Argued: September 27, 2018
Law, of Manchester (Joseph Prieto on the brief), and Cohen
& Winters Law Office, of Concord (Andrew S. Winters
orally), for the petitioner.
J. MacDonald, attorney general (Stephen D. Fuller, senior
assistant attorney general, on the memorandum of law and
orally), for the State.
Castine, defendant, filed no brief.
petitioner, corporate surety Second Chance Bail Bonds,
appeals an order from the Superior Court (Delker,
J.) requiring that a $10, 000 bond the petitioner posted for
the defendant, James Castine, be forfeited after the
defendant violated several bail conditions. On appeal, the
petitioner argues that the trial court erred because it can
order forfeiture of a bond only if a defendant fails to
appear for a court date, and not for violation of other bail
conditions. Alternatively, the petitioner argues that the
trial court erred by ordering forfeiture of the entire $10,
000 bond. We affirm.
record reflects the following facts. The defendant was
charged with three counts of sale of heroin. The trial court
set bail in the amount of $10, 000 cash or corporate surety.
Among other conditions, the court required that the defendant
live in Epping, notify the court of any change of address,
and refrain from the use of controlled drugs. On April 6,
2017, the petitioner posted a $10, 000 bond, and the
defendant was released from jail.
than two weeks later, the police found the defendant and his
girlfriend passed out in a vehicle in Sturbridge,
Massachusetts. After first responders administered several
doses of Narcan, both individuals revived. A search of the
vehicle revealed drugs and drug paraphernalia. The police
also observed suitcases and other belongings in the
defendant's vehicle and the defendant told the police
that he and his girlfriend were moving from New Hampshire to
trial court issued an arrest warrant because the defendant
violated his bail conditions. The warrant required that the
bond be forfeited; however, the trial court gave the
petitioner 45 days to show cause why the bond should not be
forfeited. The defendant was arrested and appeared before the
court on April 24, 2017. The court revoked the
show cause hearing in June 2017, the petitioner argued that
the court should not have declared the bond forfeited because
the petitioner had only agreed to an "appearance
bond" and the defendant had not missed any court dates.
It asserted that a surety should not be required to monitor
compliance with bail conditions other than appearance, and
that a surety had no means to supervise the defendant's
drug use or other conduct. The court concluded that a surety
can be held responsible for a defendant's failure to
comply with conditions of bail other than appearance in
court, observed that the petitioner "took no steps
whatsoever to supervise the defendant's compliance with
bail conditions," and ordered the bond forfeited. The
petitioner filed a motion to reconsider, arguing that even if
forfeiture of the bond is appropriate, the order to forfeit
the full amount of the bond is excessive. The trial court
denied the petitioner's motion and this appeal followed.
initial matter, we address the jurisdictional basis for our
review. The petitioner filed this action as a mandatory
appeal under Supreme Court Rule 7. See Sup. Ct. R.
7(1)(A). The State argues that "a mandatory appeal under
Supreme Court Rule 7 is not the proper vehicle to bring the
surety's claim" because a "surety does not have
the authority - by statute or otherwise - to bring an appeal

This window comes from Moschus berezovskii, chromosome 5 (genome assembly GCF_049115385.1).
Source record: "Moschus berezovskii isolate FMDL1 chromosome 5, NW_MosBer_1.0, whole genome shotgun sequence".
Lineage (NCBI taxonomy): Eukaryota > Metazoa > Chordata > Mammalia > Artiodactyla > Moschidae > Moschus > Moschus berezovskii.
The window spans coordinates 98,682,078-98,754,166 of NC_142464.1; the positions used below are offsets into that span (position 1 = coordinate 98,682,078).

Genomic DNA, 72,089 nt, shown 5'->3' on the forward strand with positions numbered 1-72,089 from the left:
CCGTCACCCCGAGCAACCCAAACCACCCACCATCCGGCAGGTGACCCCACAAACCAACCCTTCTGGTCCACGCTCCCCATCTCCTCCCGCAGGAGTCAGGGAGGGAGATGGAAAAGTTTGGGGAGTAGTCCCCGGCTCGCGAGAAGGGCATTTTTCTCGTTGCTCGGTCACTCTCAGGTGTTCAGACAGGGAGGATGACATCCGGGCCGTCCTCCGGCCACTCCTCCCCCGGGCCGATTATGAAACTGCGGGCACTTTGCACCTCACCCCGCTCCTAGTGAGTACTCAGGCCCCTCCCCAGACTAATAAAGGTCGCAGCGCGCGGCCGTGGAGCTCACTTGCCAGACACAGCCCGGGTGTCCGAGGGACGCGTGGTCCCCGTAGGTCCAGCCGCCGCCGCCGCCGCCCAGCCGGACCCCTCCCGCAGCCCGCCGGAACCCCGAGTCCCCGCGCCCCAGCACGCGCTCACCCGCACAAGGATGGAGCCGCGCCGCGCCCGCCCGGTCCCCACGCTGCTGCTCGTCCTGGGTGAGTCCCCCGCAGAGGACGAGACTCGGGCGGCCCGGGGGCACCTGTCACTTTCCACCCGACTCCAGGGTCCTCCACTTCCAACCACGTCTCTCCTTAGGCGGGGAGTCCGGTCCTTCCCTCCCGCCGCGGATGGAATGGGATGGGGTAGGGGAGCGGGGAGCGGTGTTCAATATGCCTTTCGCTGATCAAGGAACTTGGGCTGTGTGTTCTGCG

of the lower court's forfeiture order." Accordingly,
the State asserts that this direct appeal must be dismissed.
The State contends that the petitioner would need to bring a
civil proceeding, as described in State v. Kinne, 39
N.H. 129 (1859), in order to challenge the bail forfeiture
that this court has, on occasion, accepted direct appeals
brought by sureties within the context of the underlying
criminal claim. See State v. McGurk, 163 N.H. 584,
586 (2012); State v. Moccia, 120 N.H. 298, 300
(1980). The State asserts that these cases are not
dispositive because the court did not directly address the
threshold jurisdictional question of whether "the surety
may take a direct appeal in the criminal case from a
forfeiture order" in either case. On this point, we
agree with the State; however, we are not persuaded that
dismissal is appropriate under the circumstances.
of this threshold jurisdictional issue requires that we
engage in statutory interpretation. When construing statutes,
we first look to the plain and ordinary meaning of the words
used. Appeal of Rowan, 142 N.H. 67, 71 (1997). We
discern legislative intent from the statute as written and
will not consider what the legislature might have said or add
language that the legislature did not see fit to include.
Petition of Carrier, 165 N.H. 719, 721 (2013). We
construe all parts of a statute together to effectuate its
overall purpose and avoid an absurd or unjust result.
Id. Moreover, we do not consider words and phrases
in isolation, but rather within the context of the statute as
a whole. Id. This enables us to better discern the
legislature's intent and to interpret statutory language
in light of the policy or purpose sought to be advanced by
the statutory scheme. Id.
597:6-e, III states that only "[t]he person, or the
state . . . may appeal to the supreme court from a
court's release or detention order, or from a decision
denying revocation or amendment of such an order. The appeal
shall be determined promptly." RSA 597:6-e, III (2001)
(emphasis added). Although the statute does not define
"the person," the chapter when read as a whole,
demonstrates that "the person" is the arrestee or
person subject to the bail order. See RSA 597:1
(2001) (stating "all persons arrested for an
offense shall be eligible to be released pending judicial
proceedings upon compliance with the provisions of this
chapter" (emphasis added)). The petitioner is not
"the person, ...